everybody’s a CPU designer these days —
Bloomberg’s unconfirmed report relies on confidential sources within Microsoft.
This afternoon, Bloomberg reported that Microsoft is in the process of developing its own ARM CPU designs, following in the footsteps of Apple’s M1 mobile CPU and Amazon’s Graviton datacenter CPU.
Bloomberg cites off-record conversations with Microsoft employees who didn’t want to be named. These sources said that Microsoft is currently developing an ARM processor for datacenter use and exploring the possibility of another for its Surface line of mobile PCs.
Bloomberg’s sources paint the datacenter part as “more likely” and a Surface part as “possible.” This seems plausible, given that Microsoft’s chip design unit reports to the Azure cloud VP, with no direct reporting ties to the Surface division. Microsoft declined to comment on any specific plans, saying only that it “[continues] to invest in our own capabilities in areas like design, manufacturing and tools, while also fostering and strengthening partnerships with a wide range of chip providers.”
Given Microsoft’s deep partnerships with Intel, AMD, and now Qualcomm, this would be a sensitive topic for the software giant. With nothing more than anonymous sources to go on, it’s a little early to be certain what, exactly, Microsoft plans to get out of its silicon research. Microsoft could still be simply co-developing designs with existing hardware partners like Qualcomm, the way it already has with the SQ1 and SQ2 processors in Surface Pro X.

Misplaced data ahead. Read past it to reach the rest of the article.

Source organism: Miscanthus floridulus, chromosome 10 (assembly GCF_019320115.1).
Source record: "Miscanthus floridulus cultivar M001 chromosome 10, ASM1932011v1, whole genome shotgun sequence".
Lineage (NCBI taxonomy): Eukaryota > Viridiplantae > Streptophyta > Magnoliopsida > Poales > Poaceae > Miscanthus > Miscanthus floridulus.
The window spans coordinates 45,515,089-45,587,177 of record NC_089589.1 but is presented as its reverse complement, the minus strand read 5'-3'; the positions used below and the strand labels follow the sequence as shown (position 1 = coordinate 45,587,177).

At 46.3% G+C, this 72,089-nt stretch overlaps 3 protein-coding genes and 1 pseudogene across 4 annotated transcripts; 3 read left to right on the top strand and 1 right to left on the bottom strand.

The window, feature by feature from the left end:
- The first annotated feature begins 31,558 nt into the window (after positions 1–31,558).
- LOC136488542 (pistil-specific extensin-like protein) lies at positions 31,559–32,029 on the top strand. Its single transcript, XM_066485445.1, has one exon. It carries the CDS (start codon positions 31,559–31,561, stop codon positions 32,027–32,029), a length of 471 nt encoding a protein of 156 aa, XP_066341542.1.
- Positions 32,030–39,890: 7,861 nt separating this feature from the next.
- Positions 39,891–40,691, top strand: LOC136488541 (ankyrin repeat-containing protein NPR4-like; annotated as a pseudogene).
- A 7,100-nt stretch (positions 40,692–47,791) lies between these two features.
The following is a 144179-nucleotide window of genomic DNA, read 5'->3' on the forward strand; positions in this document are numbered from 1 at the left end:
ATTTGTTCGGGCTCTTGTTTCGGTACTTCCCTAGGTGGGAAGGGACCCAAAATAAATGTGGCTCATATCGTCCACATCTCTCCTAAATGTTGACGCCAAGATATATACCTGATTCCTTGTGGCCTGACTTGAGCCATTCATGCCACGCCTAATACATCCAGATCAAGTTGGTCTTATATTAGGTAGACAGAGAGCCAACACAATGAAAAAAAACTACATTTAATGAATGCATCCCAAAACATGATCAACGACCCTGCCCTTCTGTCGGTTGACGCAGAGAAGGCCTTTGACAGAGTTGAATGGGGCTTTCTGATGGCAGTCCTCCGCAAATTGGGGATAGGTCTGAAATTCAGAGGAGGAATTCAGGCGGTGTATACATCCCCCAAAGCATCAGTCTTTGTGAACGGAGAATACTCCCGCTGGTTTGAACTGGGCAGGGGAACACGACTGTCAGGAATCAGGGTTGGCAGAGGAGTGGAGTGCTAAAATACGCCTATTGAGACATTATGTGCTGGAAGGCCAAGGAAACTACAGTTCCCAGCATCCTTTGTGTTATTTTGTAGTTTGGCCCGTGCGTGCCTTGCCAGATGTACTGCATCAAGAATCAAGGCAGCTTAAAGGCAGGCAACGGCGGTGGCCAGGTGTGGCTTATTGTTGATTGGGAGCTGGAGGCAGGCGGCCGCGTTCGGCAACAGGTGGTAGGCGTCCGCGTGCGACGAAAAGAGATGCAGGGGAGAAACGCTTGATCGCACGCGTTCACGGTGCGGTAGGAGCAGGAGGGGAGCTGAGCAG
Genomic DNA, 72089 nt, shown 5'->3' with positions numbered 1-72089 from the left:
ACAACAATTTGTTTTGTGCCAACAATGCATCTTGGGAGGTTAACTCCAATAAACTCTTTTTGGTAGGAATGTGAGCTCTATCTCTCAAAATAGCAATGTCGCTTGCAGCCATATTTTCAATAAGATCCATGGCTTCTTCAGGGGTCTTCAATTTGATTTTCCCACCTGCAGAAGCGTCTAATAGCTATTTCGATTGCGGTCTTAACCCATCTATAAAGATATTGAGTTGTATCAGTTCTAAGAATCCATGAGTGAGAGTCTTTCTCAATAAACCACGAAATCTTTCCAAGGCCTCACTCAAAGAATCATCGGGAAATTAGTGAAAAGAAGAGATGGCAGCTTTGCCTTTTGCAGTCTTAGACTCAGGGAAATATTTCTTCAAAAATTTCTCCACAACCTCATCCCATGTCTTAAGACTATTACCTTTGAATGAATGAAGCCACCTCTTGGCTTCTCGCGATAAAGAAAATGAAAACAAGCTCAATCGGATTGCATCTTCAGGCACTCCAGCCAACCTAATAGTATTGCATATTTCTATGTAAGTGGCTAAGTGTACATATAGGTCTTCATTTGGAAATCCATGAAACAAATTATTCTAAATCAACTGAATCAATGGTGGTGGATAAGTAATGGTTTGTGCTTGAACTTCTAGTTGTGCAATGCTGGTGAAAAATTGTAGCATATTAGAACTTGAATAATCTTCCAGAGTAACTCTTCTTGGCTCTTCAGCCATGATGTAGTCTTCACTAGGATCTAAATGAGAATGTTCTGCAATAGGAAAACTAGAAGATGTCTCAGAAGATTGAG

If Microsoft does follow Apple’s and Amazon’s lead in designing its own custom ARM processors, it stands potentially to shorten its supply chain and add another source of profit—but depending on scale, fabrication of the new designs could prove to be a stumbling block.
Even if Bloomberg’s report proves 100 percent accurate, the end result is likely to follow Amazon’s lead much more closely than Apple’s. Although Amazon tightened its supply chain by producing its own Graviton hardware, its software ecosystem remains open—without solid Linux operating system support, a server’s future in a datacenter is very poor indeed. Microsoft would face the same challenges with a datacenter-focused product, and for the same reasons—although the “less likely” Surface ecosystem would be considerably less constrained.
We have reached out to Microsoft for comment, and we’ll update this story with any new information as it arrives.